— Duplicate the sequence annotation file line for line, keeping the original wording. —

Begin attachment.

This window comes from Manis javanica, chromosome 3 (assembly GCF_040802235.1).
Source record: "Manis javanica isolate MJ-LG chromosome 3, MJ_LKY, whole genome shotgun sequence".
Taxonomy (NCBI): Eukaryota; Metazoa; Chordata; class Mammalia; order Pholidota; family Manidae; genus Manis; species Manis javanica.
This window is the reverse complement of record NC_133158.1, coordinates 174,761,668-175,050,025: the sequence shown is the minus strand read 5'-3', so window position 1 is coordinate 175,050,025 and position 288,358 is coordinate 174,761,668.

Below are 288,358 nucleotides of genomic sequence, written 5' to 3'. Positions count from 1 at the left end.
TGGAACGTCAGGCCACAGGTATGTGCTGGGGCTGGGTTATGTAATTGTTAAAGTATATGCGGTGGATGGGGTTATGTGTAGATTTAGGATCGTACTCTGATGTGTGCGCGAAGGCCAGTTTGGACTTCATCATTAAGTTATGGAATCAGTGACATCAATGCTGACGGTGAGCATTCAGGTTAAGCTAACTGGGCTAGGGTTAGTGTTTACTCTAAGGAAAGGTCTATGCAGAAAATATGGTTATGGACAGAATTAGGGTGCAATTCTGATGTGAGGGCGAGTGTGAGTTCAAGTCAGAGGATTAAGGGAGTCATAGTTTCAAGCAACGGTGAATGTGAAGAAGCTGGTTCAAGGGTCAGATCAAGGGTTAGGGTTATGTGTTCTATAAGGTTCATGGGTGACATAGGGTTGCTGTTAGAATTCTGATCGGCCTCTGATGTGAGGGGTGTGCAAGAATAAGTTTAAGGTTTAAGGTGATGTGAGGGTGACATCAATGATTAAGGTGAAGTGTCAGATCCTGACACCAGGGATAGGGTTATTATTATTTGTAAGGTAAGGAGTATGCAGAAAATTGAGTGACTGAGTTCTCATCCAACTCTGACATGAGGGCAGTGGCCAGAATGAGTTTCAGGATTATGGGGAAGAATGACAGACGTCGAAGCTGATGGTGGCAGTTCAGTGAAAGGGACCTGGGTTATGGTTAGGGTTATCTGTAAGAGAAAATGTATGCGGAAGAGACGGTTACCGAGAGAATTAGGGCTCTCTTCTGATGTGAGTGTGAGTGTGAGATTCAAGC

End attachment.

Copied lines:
This window comes from Manis javanica, chromosome 3 (assembly GCF_040802235.1).
Source record: "Manis javanica isolate MJ-LG chromosome 3, MJ_LKY, whole genome shotgun sequence".
Taxonomy (NCBI): Eukaryota; Metazoa; Chordata; class Mammalia; order Pholidota; family Manidae; genus Manis; species Manis javanica.
This window is the reverse complement of record NC_133158.1, coordinates 174,761,668-175,050,025: the sequence shown is the minus strand read 5'-3', so window position 1 is coordinate 175,050,025 and position 288,358 is coordinate 174,761,668.

Below are 288,358 nucleotides of genomic sequence, written 5' to 3'. Positions count from 1 at the left end.
TGGAACGTCAGGCCACAGGTATGTGCTGGGGCTGGGTTATGTAATTGTTAAAGTATATGCGGTGGATGGGGTTATGTGTAGATTTAGGATCGTACTCTGATGTGTGCGCGAAGGCCAGTTTGGACTTCATCATTAAGTTATGGAATCAGTGACATCAATGCTGACGGTGAGCATTCAGGTTAAGCTAACTGGGCTAGGGTTAGTGTTTACTCTAAGGAAAGGTCTATGCAGAAAATATGGTTATGGACAGAATTAGGGTGCAATTCTGATGTGAGGGCGAGTGTGAGTTCAAGTCAGAGGATTAAGGGAGTCATAGTTTCAAGCAACGGTGAATGTGAAGAAGCTGGTTCAAGGGTCAGATCAAGGGTTAGGGTTATGTGTTCTATAAGGTTCATGGGTGACATAGGGTTGCTGTTAGAATTCTGATCGGCCTCTGATGTGAGGGGTGTGCAAGAATAAGTTTAAGGTTTAAGGTGATGTGAGGGTGACATCAATGATTAAGGTGAAGTGTCAGATCCTGACACCAGGGATAGGGTTATTATTATTTGTAAGGTAAGGAGTATGCAGAAAATTGAGTGACTGAGTTCTCATCCAACTCTGACATGAGGGCAGTGGCCAGAATGAGTTTCAGGATTATGGGGAAGAATGACAGACGTCGAAGCTGATGGTGGCAGTTCAGTGAAAGGGACCTGGGTTATGGTTAGGGTTATCTGTAAGAGAAAATGTATGCGGAAGAGACGGTTACCGAGAGAATTAGGGCTCTCTTCTGATGTGAGTGTGAGTGTGAGATTCAAGC